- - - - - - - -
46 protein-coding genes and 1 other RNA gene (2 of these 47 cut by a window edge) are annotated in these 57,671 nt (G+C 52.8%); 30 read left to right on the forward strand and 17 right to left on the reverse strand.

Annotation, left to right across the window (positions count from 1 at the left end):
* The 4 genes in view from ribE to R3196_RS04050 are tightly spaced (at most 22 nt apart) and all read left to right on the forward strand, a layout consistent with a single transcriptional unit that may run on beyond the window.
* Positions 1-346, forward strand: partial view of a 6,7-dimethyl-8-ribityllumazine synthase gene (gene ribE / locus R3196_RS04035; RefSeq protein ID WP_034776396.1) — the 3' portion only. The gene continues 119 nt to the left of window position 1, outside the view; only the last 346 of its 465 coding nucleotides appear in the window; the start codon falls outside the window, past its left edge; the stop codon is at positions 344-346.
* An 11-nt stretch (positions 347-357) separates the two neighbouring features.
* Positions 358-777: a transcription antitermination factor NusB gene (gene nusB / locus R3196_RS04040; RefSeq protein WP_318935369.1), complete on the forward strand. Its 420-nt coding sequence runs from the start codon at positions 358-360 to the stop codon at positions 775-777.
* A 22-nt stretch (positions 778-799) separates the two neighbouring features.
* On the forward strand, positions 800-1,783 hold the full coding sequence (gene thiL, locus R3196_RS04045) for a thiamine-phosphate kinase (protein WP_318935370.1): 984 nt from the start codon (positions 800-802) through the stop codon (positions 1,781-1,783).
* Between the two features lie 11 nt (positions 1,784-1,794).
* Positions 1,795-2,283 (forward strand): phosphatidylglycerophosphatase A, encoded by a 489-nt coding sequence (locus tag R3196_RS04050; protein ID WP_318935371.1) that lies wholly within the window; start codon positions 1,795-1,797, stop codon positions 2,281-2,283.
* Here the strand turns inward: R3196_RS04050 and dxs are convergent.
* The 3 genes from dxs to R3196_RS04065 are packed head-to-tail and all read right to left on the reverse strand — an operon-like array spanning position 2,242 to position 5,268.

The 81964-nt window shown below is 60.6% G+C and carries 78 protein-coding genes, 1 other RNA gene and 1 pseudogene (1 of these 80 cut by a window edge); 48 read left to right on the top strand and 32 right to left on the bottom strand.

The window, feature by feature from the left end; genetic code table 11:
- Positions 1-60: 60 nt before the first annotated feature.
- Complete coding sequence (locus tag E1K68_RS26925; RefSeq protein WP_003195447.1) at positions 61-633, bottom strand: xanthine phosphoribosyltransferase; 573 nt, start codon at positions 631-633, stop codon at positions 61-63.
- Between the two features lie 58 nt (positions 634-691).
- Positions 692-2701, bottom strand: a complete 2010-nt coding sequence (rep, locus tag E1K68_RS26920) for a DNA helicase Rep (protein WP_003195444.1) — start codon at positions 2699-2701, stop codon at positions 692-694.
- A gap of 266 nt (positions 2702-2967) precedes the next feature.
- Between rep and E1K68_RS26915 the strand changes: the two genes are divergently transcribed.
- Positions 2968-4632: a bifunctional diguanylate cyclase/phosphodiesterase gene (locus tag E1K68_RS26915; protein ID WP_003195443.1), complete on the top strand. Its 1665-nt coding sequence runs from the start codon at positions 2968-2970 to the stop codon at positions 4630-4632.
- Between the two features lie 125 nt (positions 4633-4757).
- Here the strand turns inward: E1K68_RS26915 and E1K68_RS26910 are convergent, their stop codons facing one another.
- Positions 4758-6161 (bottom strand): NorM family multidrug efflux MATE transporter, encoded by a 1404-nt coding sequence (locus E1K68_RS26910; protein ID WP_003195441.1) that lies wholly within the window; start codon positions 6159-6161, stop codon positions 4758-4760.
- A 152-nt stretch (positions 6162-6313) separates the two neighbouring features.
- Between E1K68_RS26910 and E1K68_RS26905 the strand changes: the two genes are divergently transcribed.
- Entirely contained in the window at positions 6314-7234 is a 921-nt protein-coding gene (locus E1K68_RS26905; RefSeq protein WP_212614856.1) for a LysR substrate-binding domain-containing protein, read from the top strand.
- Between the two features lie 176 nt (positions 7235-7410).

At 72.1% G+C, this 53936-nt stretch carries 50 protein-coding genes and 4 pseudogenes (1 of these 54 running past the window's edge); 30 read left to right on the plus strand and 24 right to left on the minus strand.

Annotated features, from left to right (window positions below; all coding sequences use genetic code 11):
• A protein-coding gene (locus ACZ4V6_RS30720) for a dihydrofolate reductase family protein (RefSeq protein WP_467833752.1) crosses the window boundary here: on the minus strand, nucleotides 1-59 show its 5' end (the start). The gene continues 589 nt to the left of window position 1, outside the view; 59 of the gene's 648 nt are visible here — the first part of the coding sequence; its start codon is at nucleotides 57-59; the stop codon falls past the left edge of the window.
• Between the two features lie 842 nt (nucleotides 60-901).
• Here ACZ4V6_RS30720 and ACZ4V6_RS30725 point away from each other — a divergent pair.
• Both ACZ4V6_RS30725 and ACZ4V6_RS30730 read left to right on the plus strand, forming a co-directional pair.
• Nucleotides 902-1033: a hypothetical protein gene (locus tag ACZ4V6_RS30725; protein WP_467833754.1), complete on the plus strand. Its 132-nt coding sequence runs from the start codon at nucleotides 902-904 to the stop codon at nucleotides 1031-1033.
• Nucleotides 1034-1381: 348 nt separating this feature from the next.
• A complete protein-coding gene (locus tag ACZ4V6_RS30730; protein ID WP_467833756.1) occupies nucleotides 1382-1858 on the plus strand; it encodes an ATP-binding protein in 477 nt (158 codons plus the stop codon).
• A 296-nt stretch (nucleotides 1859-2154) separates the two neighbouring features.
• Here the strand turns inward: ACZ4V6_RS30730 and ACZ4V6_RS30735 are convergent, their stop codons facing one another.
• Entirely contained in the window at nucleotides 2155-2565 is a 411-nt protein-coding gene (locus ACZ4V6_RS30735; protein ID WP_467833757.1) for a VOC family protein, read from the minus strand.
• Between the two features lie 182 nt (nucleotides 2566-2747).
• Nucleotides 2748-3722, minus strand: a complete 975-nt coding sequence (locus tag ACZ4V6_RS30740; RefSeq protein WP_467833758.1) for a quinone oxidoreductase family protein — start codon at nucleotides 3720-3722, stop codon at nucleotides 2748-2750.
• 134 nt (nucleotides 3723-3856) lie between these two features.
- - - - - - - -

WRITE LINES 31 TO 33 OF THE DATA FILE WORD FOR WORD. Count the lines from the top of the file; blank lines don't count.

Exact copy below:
• A protein-coding gene (locus ACZ4V6_RS30720) for a dihydrofolate reductase family protein (RefSeq protein WP_467833752.1) crosses the window boundary here: on the minus strand, nucleotides 1-59 show its 5' end (the start). The gene continues 589 nt to the left of window position 1, outside the view; 59 of the gene's 648 nt are visible here — the first part of the coding sequence; its start codon is at nucleotides 57-59; the stop codon falls past the left edge of the window.
• Between the two features lie 842 nt (nucleotides 60-901).
• Here ACZ4V6_RS30720 and ACZ4V6_RS30725 point away from each other — a divergent pair.